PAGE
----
I think it's media hype, and I think the BBC
- which was once the model for journalistic rectitude -
has damaged its own reputation by getting into this.
(George Weigel, Sunday)
Tomorrow night's Panorama, with its somewhat tabloid-sounding title, The Secret Letters of Pope John II, has certainly been getting a fair bit of advanced publicity.
The papers have all reported it, and Radio 4's Sunday also gave it a plug this morning.
Here's how William Crawley introduced the feature:
More than ten years after his death Pope John Paul II continues to fascinate historians, and everyone else it seems - not least because of his very public political role in global affairs. But behind every public figure, even one who was eventually - indeed speedily - canonised, there is a private life. A BBC Panorama investigation to be aired tomorrow night will explore what are being described as "intimate aspects on John Paul's emotional life", as revealed in recently discovered letters between the late pope and some of his close female friends. According to some reports this weekend unnamed Vatican sources have already pre-emptively responded to the film, dismissing it as "more smoke than fire". I've been talking to the papal biographer George Weigel.
What William didn't mention was that this Panorama report is the work of his colleague, Sunday's main presenter, Edward Stourton - thus making it an even more incestuous plug on Sunday's part!
Still, it has to be said that what followed didn't turn out as might have been expected, and it was probably a good thing that William Crawley was in the chair today rather than Ed Stourton as the latter might well have exploded with either embarrassment or anger (or both) at what Mr Weigel had to say about the quality of his reporting!
I will transcribe the whole thing, as it's quite interesting in its own right, posing interesting questions about privacy and reporting standards:
George Weigel: I don't think it is a story. It's been perfectly clear through my biographical work and others that John Paul II, Karol Wojtyla, had friendships with women throughout his life - from his childhood to his death. He was certainly a friend of Anna-Teresa Tymieniecka. She has denied that there was any romance involved. There was certainly no romance between John Paul II, Karol Wojtyla, and Wanda Poltawska. This is all much ado about nothing, if I may borrow from Britain's national poet.
William Crawley: We know something of the nature of the friendship between Wanda Poltawska and John Paul II because she did publish a volume of her letters in the past, and that caused something of a storm at the Vatican at the time.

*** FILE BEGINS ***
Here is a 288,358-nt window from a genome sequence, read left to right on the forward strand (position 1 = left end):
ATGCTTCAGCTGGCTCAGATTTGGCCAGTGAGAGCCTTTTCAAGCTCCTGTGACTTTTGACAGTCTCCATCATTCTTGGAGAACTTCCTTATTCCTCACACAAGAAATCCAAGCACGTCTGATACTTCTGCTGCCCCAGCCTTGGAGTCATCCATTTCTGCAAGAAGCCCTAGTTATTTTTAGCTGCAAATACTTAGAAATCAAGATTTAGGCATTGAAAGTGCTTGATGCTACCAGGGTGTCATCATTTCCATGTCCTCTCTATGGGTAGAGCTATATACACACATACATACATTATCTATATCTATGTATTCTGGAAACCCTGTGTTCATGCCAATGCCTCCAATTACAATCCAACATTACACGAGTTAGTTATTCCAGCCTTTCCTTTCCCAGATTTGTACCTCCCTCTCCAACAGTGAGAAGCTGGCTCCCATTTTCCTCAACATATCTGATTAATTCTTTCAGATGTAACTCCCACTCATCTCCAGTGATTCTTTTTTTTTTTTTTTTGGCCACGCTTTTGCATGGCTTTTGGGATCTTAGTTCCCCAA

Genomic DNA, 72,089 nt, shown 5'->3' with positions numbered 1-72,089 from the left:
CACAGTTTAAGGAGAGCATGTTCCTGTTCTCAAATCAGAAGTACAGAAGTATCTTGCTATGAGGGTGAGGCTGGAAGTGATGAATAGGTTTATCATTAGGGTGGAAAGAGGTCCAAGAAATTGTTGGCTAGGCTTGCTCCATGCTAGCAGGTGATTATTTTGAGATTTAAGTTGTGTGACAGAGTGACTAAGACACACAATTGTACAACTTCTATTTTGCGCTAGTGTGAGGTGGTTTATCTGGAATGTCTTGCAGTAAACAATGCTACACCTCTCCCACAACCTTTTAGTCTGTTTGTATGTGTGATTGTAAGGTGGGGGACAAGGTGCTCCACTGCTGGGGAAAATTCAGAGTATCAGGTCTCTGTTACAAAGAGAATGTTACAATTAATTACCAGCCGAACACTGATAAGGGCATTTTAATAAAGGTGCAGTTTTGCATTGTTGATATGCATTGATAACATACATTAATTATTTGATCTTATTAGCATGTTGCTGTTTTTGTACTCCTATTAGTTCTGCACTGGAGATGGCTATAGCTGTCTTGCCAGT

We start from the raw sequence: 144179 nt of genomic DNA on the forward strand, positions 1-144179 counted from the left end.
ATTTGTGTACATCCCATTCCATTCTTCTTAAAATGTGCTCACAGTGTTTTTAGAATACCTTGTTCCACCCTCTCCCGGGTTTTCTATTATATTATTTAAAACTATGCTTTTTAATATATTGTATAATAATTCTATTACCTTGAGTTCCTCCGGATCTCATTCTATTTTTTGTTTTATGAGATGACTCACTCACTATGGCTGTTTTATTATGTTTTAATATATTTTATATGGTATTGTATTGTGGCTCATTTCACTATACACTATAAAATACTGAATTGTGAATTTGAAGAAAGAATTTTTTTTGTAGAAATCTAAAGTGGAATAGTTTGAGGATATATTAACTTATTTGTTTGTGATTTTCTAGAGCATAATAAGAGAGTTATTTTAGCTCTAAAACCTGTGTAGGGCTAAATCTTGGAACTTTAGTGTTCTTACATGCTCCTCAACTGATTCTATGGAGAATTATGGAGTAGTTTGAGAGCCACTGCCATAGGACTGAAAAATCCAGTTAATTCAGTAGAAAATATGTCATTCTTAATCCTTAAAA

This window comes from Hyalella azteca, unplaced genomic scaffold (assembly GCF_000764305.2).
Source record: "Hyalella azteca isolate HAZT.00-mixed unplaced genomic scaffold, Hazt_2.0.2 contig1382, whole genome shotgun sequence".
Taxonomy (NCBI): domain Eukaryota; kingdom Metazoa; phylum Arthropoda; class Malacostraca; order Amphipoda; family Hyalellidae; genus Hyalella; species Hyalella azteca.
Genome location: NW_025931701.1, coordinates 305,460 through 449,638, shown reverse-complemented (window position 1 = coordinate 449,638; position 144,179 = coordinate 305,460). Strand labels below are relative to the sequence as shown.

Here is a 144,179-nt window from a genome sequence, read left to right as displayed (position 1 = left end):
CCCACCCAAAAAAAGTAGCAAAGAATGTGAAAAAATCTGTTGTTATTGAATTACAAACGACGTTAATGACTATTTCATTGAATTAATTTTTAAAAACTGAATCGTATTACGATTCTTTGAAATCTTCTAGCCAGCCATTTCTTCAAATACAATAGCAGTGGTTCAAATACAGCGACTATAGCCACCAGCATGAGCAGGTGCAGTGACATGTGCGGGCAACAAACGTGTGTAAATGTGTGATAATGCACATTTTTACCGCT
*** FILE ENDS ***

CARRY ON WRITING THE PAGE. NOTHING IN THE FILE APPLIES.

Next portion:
George Weigel: I don't think it was a storm so much as a sense that there was something not entirely appropriate about publishing personal correspondence. I mean, I have personal correspondence with the Pope that I have no intention of publishing. Personal correspondence is personal correspondence. But Wanda Poltawska was a great help to Karol Wojtyla in Krakow in setting up his distinctive ministry to families, to engaged couples. She'd had a very dramatic life. She was a survivor of the Ravensbrück concentration camp. Her husband was a philosophical colleague of John Paul II's. But no one who knew these two people at all ever imagined that there was any sort of romantic involvement between them.
William Crawley: So, what we now have in addition to the Poltawska correspondence is what appears to be a treasure trove - as it's been described by some of the media - of correspondence between John Paul II and Anna-Teresa Tymieniecka, which may reveal their mutually affectionate relationship. Let's not put it more strongly than that.
George Weigel: They were friends!! I don't know why this constitutes 'a treasure trove'. It only constitutes 'a treasure trove' if you're hunting for salaciousness, and there's none of it to be found. I think it's media hype, and I think the BBC - which was once the model for journalistic rectitude - has damaged its own reputation by getting into this.
William Crawley: John Paul II was such a powerfully important figure in the 20th Century. Isn't it relevant, isn't it significant, isn't it important that we know more about his emotional life, and it's an appropriate investigation?
George Weigel: I'm sorry, I wrote two volumes totalling 1,500 pages on John Paul II called Witness to Hope and The End of the Beginning. It revealed far more about his emotional life than is going to be revealed on Monday night, and will be revealed in these letters. So, no. I think this is much ado about nothing.
William Crawley: If you'd had access to Anna-Teresa Tymieniecka's letters when you were writing that volume would you have included reference to them?
George Weigel: I have included references in the books to correspondence with women that John Paul II shared with me from his days as a young priest in Krakow. That was with the permission of both parties, and I would have applied the same standard to any other correspondence.
William Crawley: I just say in response to that though: by the policy you adopted - including private documentation. private correspondence - if there was something very significant and revealing in any private letters which challenged the historical account of John Paul II's life, you wouldn't publish it, because you didn't have his permission in advance to do so?
George Weigel: I think public figures have a right to their privacy. There is nothing in anything I have ever seen that suggests that there was a contradiction between what John Paul II taught and what he lived and, therefore, I'm completely at ease with the rules I adopted in writing my own two-volume biography of the Pope.